The male possesses an enormous head for producing loud honking calls. The enlarged rostrum and lips allow these sounds to be resonant; the larynx fills out most of the thoracic cavity. It is nearly three times larger in males than females; the male has a hairless split chin and warty rostrum with wrinkled skin around it. Females have a much more fox-like appearance, similar to most fruit bats. Hammer-headed bats are frugivores. Figs make up much of their diet, but they may include mangos and guavas. There are some complications inherent in a fruit diet such as insufficient protein intake, it is suggested that fruit bats compensate for this by possessing a proportionally longer intestine compared to insectivorous species. This enhances their ability to absorb protein, they do have rapid digestive systems allowing these bats to assimilate high amounts of fruit to ensure that adequate protein is absorbed. It is suggested that by eating a wide variety of fruits with varying protein contents, fruit bats are able to maintain an frugivorous diet.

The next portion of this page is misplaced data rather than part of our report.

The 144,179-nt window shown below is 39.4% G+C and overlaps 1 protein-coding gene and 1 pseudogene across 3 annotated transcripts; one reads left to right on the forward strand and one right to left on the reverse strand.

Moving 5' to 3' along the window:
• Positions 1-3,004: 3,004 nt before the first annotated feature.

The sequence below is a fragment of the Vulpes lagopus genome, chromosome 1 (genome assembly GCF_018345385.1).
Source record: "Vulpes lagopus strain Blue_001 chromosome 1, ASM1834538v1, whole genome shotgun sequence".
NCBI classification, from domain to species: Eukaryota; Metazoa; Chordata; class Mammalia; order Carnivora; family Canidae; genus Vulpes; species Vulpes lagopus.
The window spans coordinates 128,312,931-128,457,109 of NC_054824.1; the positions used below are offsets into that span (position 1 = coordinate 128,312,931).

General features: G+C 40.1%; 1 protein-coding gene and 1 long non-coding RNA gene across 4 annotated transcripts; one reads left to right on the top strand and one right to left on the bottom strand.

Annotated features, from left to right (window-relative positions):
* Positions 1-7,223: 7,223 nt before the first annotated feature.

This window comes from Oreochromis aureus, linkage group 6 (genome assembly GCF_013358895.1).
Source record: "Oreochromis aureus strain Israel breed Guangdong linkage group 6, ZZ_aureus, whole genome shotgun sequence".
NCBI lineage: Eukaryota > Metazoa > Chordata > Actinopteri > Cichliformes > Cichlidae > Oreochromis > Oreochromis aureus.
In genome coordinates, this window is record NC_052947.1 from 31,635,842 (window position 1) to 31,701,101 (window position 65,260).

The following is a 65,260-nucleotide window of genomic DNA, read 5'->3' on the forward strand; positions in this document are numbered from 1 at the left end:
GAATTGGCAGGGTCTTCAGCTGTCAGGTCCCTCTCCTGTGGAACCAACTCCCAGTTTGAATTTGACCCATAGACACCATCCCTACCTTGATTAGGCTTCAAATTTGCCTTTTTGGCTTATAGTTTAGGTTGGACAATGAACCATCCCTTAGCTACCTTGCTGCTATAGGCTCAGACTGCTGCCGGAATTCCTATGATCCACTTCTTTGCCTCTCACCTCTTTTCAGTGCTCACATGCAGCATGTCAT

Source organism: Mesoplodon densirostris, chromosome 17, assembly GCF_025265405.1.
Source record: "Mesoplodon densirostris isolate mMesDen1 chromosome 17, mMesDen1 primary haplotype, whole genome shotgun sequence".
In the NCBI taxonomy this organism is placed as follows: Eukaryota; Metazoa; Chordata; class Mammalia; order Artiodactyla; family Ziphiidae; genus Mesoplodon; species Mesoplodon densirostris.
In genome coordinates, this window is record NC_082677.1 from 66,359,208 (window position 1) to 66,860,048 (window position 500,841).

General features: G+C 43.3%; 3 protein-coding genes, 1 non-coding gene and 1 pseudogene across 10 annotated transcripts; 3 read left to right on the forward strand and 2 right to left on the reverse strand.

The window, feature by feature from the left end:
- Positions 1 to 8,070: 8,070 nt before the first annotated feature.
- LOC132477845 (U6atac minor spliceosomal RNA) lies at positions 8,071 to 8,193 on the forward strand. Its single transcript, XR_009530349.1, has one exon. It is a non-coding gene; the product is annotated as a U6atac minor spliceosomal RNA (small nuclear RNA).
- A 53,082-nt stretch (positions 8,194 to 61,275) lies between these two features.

In 1968, however, it was claimed that Hypsignathus ate tethered chickens. Fruit is picked and taken to a nearby tree where it is chewed, the juice squeezed out and the pulp discarded. Since they do not consume the pulp, these bats are not considered to be good seed distributors. Males may forage long distances to locate the highest quality food. Females rely on established feeding routes; this may reflect different metabolic requirements based on body size differences. Large bats experience difficulties with overheating during flight; the limited thermoregulatory capabilities of flying bats appears to be one factor associated with why flight activity occurs during cooler nocturnal temperatures. It has been found that hammer-headed bats are able to tolerate higher ambient temperatures during flight than other bats; this ability is associated with this bat's high thermal conductance, defined as the total heat loss less the heat loss due to evaporation divided by body temperature less the ambient temperature.